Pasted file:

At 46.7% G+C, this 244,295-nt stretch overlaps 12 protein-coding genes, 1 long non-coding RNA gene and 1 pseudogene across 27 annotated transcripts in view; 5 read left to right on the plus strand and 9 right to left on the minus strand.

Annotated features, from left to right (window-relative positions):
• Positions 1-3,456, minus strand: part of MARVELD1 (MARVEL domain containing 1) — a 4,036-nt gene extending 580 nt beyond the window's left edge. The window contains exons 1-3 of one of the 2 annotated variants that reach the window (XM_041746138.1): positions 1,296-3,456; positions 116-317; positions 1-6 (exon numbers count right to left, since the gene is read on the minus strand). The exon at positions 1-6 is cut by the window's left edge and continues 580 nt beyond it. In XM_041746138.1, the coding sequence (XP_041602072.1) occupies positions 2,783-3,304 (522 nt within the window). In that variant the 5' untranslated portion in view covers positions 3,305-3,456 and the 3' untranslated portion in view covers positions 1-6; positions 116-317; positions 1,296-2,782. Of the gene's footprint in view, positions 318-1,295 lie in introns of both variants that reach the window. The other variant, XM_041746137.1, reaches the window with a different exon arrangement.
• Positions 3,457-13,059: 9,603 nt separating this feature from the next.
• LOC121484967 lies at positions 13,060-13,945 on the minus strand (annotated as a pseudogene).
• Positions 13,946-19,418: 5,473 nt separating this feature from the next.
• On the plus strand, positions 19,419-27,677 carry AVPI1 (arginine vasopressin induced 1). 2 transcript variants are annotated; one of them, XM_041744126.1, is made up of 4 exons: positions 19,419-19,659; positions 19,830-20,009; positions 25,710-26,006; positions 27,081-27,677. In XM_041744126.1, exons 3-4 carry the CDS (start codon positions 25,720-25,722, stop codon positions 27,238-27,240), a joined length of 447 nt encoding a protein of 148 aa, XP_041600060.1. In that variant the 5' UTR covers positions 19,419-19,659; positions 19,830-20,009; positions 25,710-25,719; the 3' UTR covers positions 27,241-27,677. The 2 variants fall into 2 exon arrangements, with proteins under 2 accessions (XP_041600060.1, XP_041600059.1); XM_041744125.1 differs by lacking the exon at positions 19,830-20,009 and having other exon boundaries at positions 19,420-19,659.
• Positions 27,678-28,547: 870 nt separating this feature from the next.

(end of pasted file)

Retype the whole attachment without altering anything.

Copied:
At 46.7% G+C, this 244,295-nt stretch overlaps 12 protein-coding genes, 1 long non-coding RNA gene and 1 pseudogene across 27 annotated transcripts in view; 5 read left to right on the plus strand and 9 right to left on the minus strand.

Annotated features, from left to right (window-relative positions):
• Positions 1-3,456, minus strand: part of MARVELD1 (MARVEL domain containing 1) — a 4,036-nt gene extending 580 nt beyond the window's left edge. The window contains exons 1-3 of one of the 2 annotated variants that reach the window (XM_041746138.1): positions 1,296-3,456; positions 116-317; positions 1-6 (exon numbers count right to left, since the gene is read on the minus strand). The exon at positions 1-6 is cut by the window's left edge and continues 580 nt beyond it. In XM_041746138.1, the coding sequence (XP_041602072.1) occupies positions 2,783-3,304 (522 nt within the window). In that variant the 5' untranslated portion in view covers positions 3,305-3,456 and the 3' untranslated portion in view covers positions 1-6; positions 116-317; positions 1,296-2,782. Of the gene's footprint in view, positions 318-1,295 lie in introns of both variants that reach the window. The other variant, XM_041746137.1, reaches the window with a different exon arrangement.
• Positions 3,457-13,059: 9,603 nt separating this feature from the next.
• LOC121484967 lies at positions 13,060-13,945 on the minus strand (annotated as a pseudogene).
• Positions 13,946-19,418: 5,473 nt separating this feature from the next.
• On the plus strand, positions 19,419-27,677 carry AVPI1 (arginine vasopressin induced 1). 2 transcript variants are annotated; one of them, XM_041744126.1, is made up of 4 exons: positions 19,419-19,659; positions 19,830-20,009; positions 25,710-26,006; positions 27,081-27,677. In XM_041744126.1, exons 3-4 carry the CDS (start codon positions 25,720-25,722, stop codon positions 27,238-27,240), a joined length of 447 nt encoding a protein of 148 aa, XP_041600060.1. In that variant the 5' UTR covers positions 19,419-19,659; positions 19,830-20,009; positions 25,710-25,719; the 3' UTR covers positions 27,241-27,677. The 2 variants fall into 2 exon arrangements, with proteins under 2 accessions (XP_041600060.1, XP_041600059.1); XM_041744125.1 differs by lacking the exon at positions 19,830-20,009 and having other exon boundaries at positions 19,420-19,659.
• Positions 27,678-28,547: 870 nt separating this feature from the next.